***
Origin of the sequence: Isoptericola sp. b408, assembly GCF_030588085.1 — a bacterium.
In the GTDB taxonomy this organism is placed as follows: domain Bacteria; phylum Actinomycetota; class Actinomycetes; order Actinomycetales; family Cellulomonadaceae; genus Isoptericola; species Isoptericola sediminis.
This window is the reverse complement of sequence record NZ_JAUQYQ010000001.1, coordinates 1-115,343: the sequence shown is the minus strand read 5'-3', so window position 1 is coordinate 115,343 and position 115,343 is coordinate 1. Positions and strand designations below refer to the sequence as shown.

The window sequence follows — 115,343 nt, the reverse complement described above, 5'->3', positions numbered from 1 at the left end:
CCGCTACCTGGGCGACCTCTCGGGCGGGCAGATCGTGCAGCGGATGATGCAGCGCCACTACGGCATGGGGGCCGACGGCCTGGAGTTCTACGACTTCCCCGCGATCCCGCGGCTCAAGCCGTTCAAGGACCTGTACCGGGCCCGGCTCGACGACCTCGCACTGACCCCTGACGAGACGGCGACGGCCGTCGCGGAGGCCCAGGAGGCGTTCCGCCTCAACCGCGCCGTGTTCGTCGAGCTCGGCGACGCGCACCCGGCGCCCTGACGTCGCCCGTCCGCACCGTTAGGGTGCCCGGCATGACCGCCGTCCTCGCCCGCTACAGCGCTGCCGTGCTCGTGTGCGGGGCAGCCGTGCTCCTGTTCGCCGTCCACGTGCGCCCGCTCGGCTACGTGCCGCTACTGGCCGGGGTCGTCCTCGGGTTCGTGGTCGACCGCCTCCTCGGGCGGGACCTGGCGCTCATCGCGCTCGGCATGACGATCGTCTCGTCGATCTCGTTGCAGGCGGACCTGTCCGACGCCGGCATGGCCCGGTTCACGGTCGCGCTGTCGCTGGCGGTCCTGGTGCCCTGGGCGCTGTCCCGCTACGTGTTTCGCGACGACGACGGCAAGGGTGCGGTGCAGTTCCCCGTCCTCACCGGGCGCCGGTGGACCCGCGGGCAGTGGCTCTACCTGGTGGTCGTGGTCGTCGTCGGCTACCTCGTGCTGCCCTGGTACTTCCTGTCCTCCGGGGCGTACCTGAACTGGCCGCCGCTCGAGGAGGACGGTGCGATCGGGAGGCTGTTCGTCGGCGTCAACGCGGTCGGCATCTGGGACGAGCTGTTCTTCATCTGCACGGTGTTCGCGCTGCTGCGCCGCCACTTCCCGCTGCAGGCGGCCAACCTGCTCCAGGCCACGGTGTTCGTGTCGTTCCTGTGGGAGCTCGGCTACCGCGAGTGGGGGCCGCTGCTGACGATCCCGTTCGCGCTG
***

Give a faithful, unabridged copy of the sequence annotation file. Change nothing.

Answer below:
Origin of the sequence: Isoptericola sp. b408, assembly GCF_030588085.1 — a bacterium.
In the GTDB taxonomy this organism is placed as follows: domain Bacteria; phylum Actinomycetota; class Actinomycetes; order Actinomycetales; family Cellulomonadaceae; genus Isoptericola; species Isoptericola sediminis.
This window is the reverse complement of sequence record NZ_JAUQYQ010000001.1, coordinates 1-115,343: the sequence shown is the minus strand read 5'-3', so window position 1 is coordinate 115,343 and position 115,343 is coordinate 1. Positions and strand designations below refer to the sequence as shown.

The window sequence follows — 115,343 nt, the reverse complement described above, 5'->3', positions numbered from 1 at the left end:
CCGCTACCTGGGCGACCTCTCGGGCGGGCAGATCGTGCAGCGGATGATGCAGCGCCACTACGGCATGGGGGCCGACGGCCTGGAGTTCTACGACTTCCCCGCGATCCCGCGGCTCAAGCCGTTCAAGGACCTGTACCGGGCCCGGCTCGACGACCTCGCACTGACCCCTGACGAGACGGCGACGGCCGTCGCGGAGGCCCAGGAGGCGTTCCGCCTCAACCGCGCCGTGTTCGTCGAGCTCGGCGACGCGCACCCGGCGCCCTGACGTCGCCCGTCCGCACCGTTAGGGTGCCCGGCATGACCGCCGTCCTCGCCCGCTACAGCGCTGCCGTGCTCGTGTGCGGGGCAGCCGTGCTCCTGTTCGCCGTCCACGTGCGCCCGCTCGGCTACGTGCCGCTACTGGCCGGGGTCGTCCTCGGGTTCGTGGTCGACCGCCTCCTCGGGCGGGACCTGGCGCTCATCGCGCTCGGCATGACGATCGTCTCGTCGATCTCGTTGCAGGCGGACCTGTCCGACGCCGGCATGGCCCGGTTCACGGTCGCGCTGTCGCTGGCGGTCCTGGTGCCCTGGGCGCTGTCCCGCTACGTGTTTCGCGACGACGACGGCAAGGGTGCGGTGCAGTTCCCCGTCCTCACCGGGCGCCGGTGGACCCGCGGGCAGTGGCTCTACCTGGTGGTCGTGGTCGTCGTCGGCTACCTCGTGCTGCCCTGGTACTTCCTGTCCTCCGGGGCGTACCTGAACTGGCCGCCGCTCGAGGAGGACGGTGCGATCGGGAGGCTGTTCGTCGGCGTCAACGCGGTCGGCATCTGGGACGAGCTGTTCTTCATCTGCACGGTGTTCGCGCTGCTGCGCCGCCACTTCCCGCTGCAGGCGGCCAACCTGCTCCAGGCCACGGTGTTCGTGTCGTTCCTGTGGGAGCTCGGCTACCGCGAGTGGGGGCCGCTGCTGACGATCCCGTTCGCGCTG